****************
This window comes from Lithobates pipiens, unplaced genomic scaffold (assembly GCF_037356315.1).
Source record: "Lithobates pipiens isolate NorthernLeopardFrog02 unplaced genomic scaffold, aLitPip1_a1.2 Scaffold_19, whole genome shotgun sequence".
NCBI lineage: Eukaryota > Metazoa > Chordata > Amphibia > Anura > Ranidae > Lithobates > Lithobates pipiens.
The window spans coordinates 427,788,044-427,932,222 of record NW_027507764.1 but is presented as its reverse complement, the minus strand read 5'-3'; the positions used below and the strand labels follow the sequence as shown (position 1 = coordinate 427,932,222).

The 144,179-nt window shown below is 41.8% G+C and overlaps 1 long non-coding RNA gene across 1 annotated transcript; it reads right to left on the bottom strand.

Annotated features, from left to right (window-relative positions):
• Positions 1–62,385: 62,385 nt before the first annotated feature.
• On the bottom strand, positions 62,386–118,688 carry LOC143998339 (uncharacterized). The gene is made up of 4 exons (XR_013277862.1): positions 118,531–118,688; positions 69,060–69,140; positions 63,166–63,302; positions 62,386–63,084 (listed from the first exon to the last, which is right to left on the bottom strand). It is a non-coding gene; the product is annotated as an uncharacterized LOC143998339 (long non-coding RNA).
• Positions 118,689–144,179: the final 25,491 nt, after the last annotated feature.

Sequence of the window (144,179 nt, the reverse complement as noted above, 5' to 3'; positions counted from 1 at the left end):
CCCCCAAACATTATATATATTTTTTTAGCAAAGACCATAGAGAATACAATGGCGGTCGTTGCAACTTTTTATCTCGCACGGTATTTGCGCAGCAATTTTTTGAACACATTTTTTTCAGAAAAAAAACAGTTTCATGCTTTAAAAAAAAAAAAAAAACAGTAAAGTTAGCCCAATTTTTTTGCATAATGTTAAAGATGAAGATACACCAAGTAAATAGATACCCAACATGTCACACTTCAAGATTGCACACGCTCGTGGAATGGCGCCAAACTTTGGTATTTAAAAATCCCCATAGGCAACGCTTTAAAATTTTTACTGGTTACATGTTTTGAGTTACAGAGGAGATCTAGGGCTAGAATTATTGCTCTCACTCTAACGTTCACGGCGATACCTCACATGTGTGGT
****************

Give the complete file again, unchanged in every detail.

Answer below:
This window comes from Lithobates pipiens, unplaced genomic scaffold (assembly GCF_037356315.1).
Source record: "Lithobates pipiens isolate NorthernLeopardFrog02 unplaced genomic scaffold, aLitPip1_a1.2 Scaffold_19, whole genome shotgun sequence".
NCBI lineage: Eukaryota > Metazoa > Chordata > Amphibia > Anura > Ranidae > Lithobates > Lithobates pipiens.
The window spans coordinates 427,788,044-427,932,222 of record NW_027507764.1 but is presented as its reverse complement, the minus strand read 5'-3'; the positions used below and the strand labels follow the sequence as shown (position 1 = coordinate 427,932,222).

The 144,179-nt window shown below is 41.8% G+C and overlaps 1 long non-coding RNA gene across 1 annotated transcript; it reads right to left on the bottom strand.

Annotated features, from left to right (window-relative positions):
• Positions 1–62,385: 62,385 nt before the first annotated feature.
• On the bottom strand, positions 62,386–118,688 carry LOC143998339 (uncharacterized). The gene is made up of 4 exons (XR_013277862.1): positions 118,531–118,688; positions 69,060–69,140; positions 63,166–63,302; positions 62,386–63,084 (listed from the first exon to the last, which is right to left on the bottom strand). It is a non-coding gene; the product is annotated as an uncharacterized LOC143998339 (long non-coding RNA).
• Positions 118,689–144,179: the final 25,491 nt, after the last annotated feature.

Sequence of the window (144,179 nt, the reverse complement as noted above, 5' to 3'; positions counted from 1 at the left end):
CCCCCAAACATTATATATATTTTTTTAGCAAAGACCATAGAGAATACAATGGCGGTCGTTGCAACTTTTTATCTCGCACGGTATTTGCGCAGCAATTTTTTGAACACATTTTTTTCAGAAAAAAAACAGTTTCATGCTTTAAAAAAAAAAAAAAAACAGTAAAGTTAGCCCAATTTTTTTGCATAATGTTAAAGATGAAGATACACCAAGTAAATAGATACCCAACATGTCACACTTCAAGATTGCACACGCTCGTGGAATGGCGCCAAACTTTGGTATTTAAAAATCCCCATAGGCAACGCTTTAAAATTTTTACTGGTTACATGTTTTGAGTTACAGAGGAGATCTAGGGCTAGAATTATTGCTCTCACTCTAACGTTCACGGCGATACCTCACATGTGTGGT